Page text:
A Modest Musician: Elliot Goettelman Contributes to Door County’s Music Scene
On any given week, throughout the year, it’s not difficult to find Elliot Goettelman on a stage near you – he hosts an open mic at Mojo Rosa’s on Saturdays, another at Glas the first Friday of every month; he performs as a part of The Bent Elbows at The Corner Café on Sunday mornings; rocks out with The Offseason at bars throughout the county; and regularly participates in The Holiday Music Motel’s songwriting events. The newlywed and small business owner even dabbles in some stage acting.
“Door County’s a small place,” says Goettelman. “It’s nice to do little things to stir it up.”
Goettelman, the owner of Green Door Drafting & Design by day, turns to music in his spare time – practicing his instrument of choice – the guitar, listening to a wide range of music, attending concerts, writing songs, and performing, while encouraging others to do the same during his regular open mics.
For all his involvement in Door County’s music scene, it’s hard to believe the self-taught musician didn’t become serious about playing music until college.
“My parents always listened to good music: The Beatles, Steely Dan,” recalls Goettelman. “My mom and I had a huge love affair with Frank Sinatra. Music was always around.” His parents even forced the reluctant Goettelman to attend a Pink Floyd concert in 1994. “I was in middle school, it was Fourth of July. I was like, ‘I don’t want to go!’” laughs Goettelman. “And my mom was like, ‘No! You are going to see this!’ So I was like, ‘Fine!’” He drove down to the concert with his friend Rob Gay, who currently performs with Goettelman in The Offseason. “Rob wanted to be a rock star and it brought us a closer together. That show blew my mind!”
Once in high school, Goettelman says he began to appreciate “good music.” “I went through all the popular stuff from the ‘60s and ‘70s, discovered Summerfest, then Green Day exploded. I got to see the last Grateful Dead show by chance!” Attending that show was “monumental,” says Goettelman. “I fell in love with all their music, went through the whole catalog and then I really started devouring music like it was food.”
Goettelman also attended a slew of local shows. “I have memories of Camp David – great shows there! There were great shows at [Door Community Auditorium]. I got to see Michael Hedges there, Ladysmith Black Mambazo,” recalls Goettelman. “Woody Mankowski used to get up on the bar at The Bayside and play clarinet or whatever it was he was playing.”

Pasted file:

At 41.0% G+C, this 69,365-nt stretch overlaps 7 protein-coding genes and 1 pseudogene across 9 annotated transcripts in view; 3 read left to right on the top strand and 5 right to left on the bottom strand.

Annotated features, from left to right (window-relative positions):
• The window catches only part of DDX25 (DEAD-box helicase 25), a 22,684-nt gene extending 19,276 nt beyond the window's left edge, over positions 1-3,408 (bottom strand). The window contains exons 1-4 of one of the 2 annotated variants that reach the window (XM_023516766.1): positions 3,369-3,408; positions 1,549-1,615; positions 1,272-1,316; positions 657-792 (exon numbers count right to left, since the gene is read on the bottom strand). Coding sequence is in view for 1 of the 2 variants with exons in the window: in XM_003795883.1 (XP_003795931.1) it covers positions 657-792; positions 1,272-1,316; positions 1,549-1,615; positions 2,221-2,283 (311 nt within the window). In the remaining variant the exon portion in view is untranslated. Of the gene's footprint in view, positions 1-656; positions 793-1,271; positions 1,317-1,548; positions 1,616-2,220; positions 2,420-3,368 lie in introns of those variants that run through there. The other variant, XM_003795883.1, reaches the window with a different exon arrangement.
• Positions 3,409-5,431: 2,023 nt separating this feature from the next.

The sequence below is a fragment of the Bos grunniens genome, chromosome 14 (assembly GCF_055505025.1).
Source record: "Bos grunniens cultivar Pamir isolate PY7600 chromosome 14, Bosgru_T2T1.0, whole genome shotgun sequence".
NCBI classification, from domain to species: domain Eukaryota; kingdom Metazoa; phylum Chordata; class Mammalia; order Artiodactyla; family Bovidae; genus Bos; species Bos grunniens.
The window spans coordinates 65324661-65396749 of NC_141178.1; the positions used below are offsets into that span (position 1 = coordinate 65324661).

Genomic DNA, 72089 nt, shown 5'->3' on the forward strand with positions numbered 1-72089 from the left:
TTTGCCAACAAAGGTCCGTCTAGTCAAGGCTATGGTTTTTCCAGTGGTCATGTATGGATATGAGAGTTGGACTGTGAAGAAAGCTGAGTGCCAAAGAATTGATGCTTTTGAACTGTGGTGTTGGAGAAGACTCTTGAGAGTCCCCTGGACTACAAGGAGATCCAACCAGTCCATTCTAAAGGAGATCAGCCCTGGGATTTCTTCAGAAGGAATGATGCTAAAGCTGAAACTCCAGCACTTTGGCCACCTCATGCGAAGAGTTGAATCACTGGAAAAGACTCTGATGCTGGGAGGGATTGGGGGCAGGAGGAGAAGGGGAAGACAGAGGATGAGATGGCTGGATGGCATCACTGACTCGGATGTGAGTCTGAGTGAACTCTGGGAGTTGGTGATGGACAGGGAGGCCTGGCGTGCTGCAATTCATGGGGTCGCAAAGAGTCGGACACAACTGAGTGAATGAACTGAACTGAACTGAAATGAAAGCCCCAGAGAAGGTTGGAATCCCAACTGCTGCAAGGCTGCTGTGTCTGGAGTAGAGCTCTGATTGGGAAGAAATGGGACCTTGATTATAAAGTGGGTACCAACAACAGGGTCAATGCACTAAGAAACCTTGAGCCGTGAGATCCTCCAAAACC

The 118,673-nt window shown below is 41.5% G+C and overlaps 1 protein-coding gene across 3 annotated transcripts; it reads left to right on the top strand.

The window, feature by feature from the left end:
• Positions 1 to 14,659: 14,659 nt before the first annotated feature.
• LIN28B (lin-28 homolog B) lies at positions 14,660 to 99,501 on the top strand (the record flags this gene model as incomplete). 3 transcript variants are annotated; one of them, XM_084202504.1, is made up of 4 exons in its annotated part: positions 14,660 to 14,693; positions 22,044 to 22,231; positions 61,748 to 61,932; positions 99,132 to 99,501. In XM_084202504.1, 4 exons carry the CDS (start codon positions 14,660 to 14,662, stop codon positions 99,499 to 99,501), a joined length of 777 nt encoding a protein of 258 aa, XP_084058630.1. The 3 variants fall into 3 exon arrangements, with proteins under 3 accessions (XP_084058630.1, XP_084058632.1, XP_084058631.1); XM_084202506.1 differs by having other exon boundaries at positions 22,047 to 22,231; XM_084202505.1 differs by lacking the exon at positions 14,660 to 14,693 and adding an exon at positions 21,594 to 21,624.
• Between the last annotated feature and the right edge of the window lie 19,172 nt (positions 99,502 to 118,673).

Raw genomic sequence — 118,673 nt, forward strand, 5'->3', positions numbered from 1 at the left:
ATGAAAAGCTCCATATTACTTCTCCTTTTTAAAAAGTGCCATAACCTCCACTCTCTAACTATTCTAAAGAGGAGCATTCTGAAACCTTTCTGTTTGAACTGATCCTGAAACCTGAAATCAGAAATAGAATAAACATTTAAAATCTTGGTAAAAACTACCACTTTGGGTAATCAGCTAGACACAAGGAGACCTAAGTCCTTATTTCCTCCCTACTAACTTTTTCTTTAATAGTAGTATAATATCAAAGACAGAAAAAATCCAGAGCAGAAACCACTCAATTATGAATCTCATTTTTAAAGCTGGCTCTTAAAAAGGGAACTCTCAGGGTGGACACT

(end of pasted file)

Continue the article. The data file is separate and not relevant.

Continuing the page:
Goettelman also has fond memories of watching local musicians perform, especially The Johnsons. “That was Bob Starr, Jim Kniffer, Ben Larsen, Michael Raye – all friends of my family,” he explains. “They would play at parks and festivals. Ben Larsen and Bob Starr are a big reason I wanted to play music.”
Sports distracted Goettelman from seriously playing music during high school, though he did pick up a guitar at a girlfriend’s house. “I looked at a chord book. I just figured out how to go through the chords and move my fingers and I was like, ‘Oh, I can do this,’” he explains. “The first song I ever figured out to play was ‘Helplessly Hoping’ by Crosby, Stills & Nash.”
While attending college at Madison Area Technical College, most of Goettelman’s friends enjoyed playing video games and watching sports, but he focused on teaching himself to play guitar. “I never performed back then. I was figuring out [how to play] online or sitting down and listening to a song and figuring it out myself.”
When he returned to Door County after college, he and Gay began playing together. Goettelman attended local shows and open mics, primarily those hosted by Zach Vogel.
“Zach was doing an open mic at The Nautical and I decided it was time to go and try it out,” recalls Goettelman. “Open mics are really good for people who are really bad at their craft and want to get better. I think about five years ago when I used to play open mics at The Nautical or The Red Room, I was horrible.”
When Joshua Gregory – a lifelong friend of Goettelman’s who currently performs with him in The Bent Elbows and The Offseason – returned to the county after living in Madison, he started an open mic at The Hitching Post. “I would go there Wednesday nights and help him get people up and down.”
Once Vogel departed the county (he has since returned), Goettelman says, “There was this void of open mics and I thought, ‘Alright, let’s do a good open mic, make it available to all ages, and make it kind of a show.’”
Goettelman and Gregory approached Glas in Sturgeon Bay and now host a successful open mic the first Friday of every month. “We have people drive up from Green Bay and play,” says Goettelman. “We make is super comfortable, nobody is judging anybody.”
Goettelman begins his open mics by playing a small set himself or whoever he is hosting with – sometimes Josh Gregory, Rob Gay, Nick Hoover, John Hvezda, or Ryan Thompson. He then opens the microphone up. “We get performers that are all different levels,” he says. “We try to be really good supporters and coaches.”
During his open mics, and performances with The Bent Elbows or The Offseason, Goettelman also tries to incorporate original music. “I’ve always been more of a performer. I picked up guitar because I wanted to play my favorite song,” he says, “But I really do believe anyone who wants to play music should write songs, because you get better at it; every song you write, you get a little bit better.”
Goettelman is challenged and satisfied creatively and musically in Door County. “I thought about getting out there and touring, not for me,” he says. “I’d rather be in a good bar band and have fun a few times a month, and just be modest about it.”
Check out our Events Calendar to catch one of Goettelman’s open mics and performances throughout Door County.